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Schizophrenia is a chronic, severe, disabling brain disorder. It interferes with the way a person interprets reality. People with schizophrenia may:

  • Hear voices or see things that others do not
  • Become paranoid that people are plotting against them
  • Experience cognitive deficits
  • Withdraw socially

These and other symptoms make it difficult for people with schizophrenia to have positive relationships with others.

Regions of the Brain
Colored brain segments
Schizophrenia affects many different areas of the brain causing a wide range of behavioral, emotional, and intellectual symptoms.
Copyright © Nucleus Medical Media, Inc.


The cause of schizophrenia is unknown but it is associated with problems in brain structure and chemistry. There may be some genetic role.

Schizophrenia does not develop because of one factor. You may have a gene that increases your chance of schizophrenia, but you may not develop the disease based on your environment. Environment means any outside factor like stress or infection.

Risk Factors

Factors that may increase your chance of schizophrenia include:

  • Having a parent or sibling with schizophrenia
  • Marijuana use or other drug use
  • Father being of older age
  • Other factors, like problems during pregnancy or birth


Men typically develop symptoms in their late teens or early twenties. Schizophrenia in women tends to occur in their twenties or thirties. In rare cases, it is seen in childhood.

Symptoms often appear slowly. Early signs may include difficulty with relationships, school or work. The symptoms may become more disturbing and bizarre over time or occur in a matter of weeks or months.

Positive symptoms are behaviors that are not generally seen in healthy people. They may lose touch with reality with:

  • Hallucinations—seeing or hearing things/voices that are not there
  • Delusions—strong but false personal beliefs that are not based in reality
  • Thought disorders
  • Movement disorders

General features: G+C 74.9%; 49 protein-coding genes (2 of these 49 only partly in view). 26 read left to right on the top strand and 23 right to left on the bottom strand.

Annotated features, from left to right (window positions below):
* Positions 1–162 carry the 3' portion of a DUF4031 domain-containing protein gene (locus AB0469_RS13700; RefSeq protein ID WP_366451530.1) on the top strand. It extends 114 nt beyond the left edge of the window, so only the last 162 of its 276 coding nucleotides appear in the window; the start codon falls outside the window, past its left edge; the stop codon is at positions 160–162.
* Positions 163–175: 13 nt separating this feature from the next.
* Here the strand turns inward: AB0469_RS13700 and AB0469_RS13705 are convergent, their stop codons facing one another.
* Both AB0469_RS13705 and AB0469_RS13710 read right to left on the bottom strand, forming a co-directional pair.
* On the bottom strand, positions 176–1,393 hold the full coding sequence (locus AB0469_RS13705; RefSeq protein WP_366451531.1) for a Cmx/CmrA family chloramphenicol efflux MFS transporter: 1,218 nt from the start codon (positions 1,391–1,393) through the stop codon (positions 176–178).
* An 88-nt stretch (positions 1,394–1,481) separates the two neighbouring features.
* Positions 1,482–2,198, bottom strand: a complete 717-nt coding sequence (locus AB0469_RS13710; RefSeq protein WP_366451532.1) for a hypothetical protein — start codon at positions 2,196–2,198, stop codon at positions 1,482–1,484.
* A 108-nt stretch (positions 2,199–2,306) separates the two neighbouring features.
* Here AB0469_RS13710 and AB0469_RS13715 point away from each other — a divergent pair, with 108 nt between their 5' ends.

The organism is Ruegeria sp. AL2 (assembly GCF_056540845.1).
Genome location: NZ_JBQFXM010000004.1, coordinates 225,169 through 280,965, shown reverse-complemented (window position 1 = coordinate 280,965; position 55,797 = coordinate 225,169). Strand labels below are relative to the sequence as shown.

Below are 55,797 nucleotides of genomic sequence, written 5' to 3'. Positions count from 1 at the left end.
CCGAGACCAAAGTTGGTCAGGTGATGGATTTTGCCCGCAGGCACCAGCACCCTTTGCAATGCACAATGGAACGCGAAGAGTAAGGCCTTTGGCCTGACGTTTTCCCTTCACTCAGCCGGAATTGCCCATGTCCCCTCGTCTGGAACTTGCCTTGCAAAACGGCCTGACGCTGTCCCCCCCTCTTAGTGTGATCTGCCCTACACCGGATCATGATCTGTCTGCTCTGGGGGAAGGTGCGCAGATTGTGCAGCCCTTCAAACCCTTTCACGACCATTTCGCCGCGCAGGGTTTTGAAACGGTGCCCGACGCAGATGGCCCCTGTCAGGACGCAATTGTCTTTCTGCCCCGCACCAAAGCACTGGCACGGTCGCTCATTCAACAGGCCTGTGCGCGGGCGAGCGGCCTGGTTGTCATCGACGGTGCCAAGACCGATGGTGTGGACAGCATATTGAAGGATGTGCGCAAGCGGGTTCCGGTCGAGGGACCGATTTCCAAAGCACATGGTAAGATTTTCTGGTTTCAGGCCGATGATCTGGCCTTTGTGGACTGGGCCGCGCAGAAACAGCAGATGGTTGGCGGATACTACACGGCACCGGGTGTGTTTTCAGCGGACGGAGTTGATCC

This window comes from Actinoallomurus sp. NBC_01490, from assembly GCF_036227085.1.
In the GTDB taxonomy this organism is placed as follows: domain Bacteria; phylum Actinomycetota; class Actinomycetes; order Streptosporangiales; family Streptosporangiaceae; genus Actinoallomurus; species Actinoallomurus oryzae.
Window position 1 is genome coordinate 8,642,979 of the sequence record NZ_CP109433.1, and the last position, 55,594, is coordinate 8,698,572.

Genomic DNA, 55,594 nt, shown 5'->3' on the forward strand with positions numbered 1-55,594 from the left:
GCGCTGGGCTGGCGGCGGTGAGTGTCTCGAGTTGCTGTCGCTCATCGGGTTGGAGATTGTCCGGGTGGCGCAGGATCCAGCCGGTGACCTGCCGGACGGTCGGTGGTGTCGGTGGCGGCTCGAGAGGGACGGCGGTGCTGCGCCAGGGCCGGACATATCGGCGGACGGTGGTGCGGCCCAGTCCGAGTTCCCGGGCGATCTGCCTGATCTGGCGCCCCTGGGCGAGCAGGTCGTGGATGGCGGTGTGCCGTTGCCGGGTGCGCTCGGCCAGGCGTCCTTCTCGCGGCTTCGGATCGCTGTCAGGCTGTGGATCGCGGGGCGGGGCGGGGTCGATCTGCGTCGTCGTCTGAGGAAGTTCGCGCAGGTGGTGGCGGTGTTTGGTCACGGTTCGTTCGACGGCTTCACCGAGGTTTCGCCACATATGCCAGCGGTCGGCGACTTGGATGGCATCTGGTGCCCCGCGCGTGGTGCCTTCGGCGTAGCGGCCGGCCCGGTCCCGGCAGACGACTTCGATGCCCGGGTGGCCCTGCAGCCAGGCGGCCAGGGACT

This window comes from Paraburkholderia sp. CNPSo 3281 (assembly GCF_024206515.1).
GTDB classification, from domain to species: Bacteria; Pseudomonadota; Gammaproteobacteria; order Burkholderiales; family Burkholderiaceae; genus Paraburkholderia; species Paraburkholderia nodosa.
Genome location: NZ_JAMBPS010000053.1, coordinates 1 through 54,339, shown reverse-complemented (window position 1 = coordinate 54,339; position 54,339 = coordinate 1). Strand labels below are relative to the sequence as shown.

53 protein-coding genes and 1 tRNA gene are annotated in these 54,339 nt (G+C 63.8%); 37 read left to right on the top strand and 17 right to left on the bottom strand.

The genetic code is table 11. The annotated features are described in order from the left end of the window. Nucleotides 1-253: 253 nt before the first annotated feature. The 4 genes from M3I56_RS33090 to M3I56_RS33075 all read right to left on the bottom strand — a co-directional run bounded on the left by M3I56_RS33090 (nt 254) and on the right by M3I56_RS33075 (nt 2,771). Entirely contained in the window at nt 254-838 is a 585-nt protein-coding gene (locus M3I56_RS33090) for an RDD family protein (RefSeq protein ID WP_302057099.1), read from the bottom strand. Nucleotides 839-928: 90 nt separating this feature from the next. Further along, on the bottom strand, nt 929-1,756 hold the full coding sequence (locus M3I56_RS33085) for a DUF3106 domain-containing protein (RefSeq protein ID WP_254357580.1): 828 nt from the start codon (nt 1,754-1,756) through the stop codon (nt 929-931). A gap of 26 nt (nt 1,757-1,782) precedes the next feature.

Negative symptoms are associated with breaks in normal emotions and behaviors, such as:

  • Emotional flatness—flat speech, lack of facial expression, and general disinterest and withdrawal
  • Reduced feelings of pleasure
  • Difficulty starting and continuing activities
  • Reduced speaking

Cognitive symptoms are changes in memory and thinking, such as:

  • Poor ability to understand information and make decisions based on it
  • Difficulty focusing
  • Difficulty using information immediately after learning it


You, or a loved one or caregiver, will be asked about your symptoms and medical and mental health history. A physical exam will be done. A psychological exam may also be done.

It will take some time to confirm a schizophrenia diagnosis. Tests may be done to rule out other conditions or lifestyle habits such as drug use that can cause similar symptoms. Schizophrenia is diagnosed when 2 or more of the following symptoms occur and reduce ability of day to day life:

  • Delusions
  • Hallucinations
  • Disorganized speech
  • Disorganized or catatonic behavior
  • Symptoms that disrupt normal emotions and behaviors—also known as negative symptoms


Schizophrenia is not curable, but symptoms can be reduced through treatment. Early, aggressive treatment can lead to better outcomes and may delay progression of schizophrenia to psychosis.

Hospitalization may be required during acute episodes. Symptoms are usually controlled with antipsychotic medications. Talk to your doctor about the best treatment plan for you. Options may include one or more of the following:


There are no current guidelines to prevent schizophrenia because the cause is unknown.


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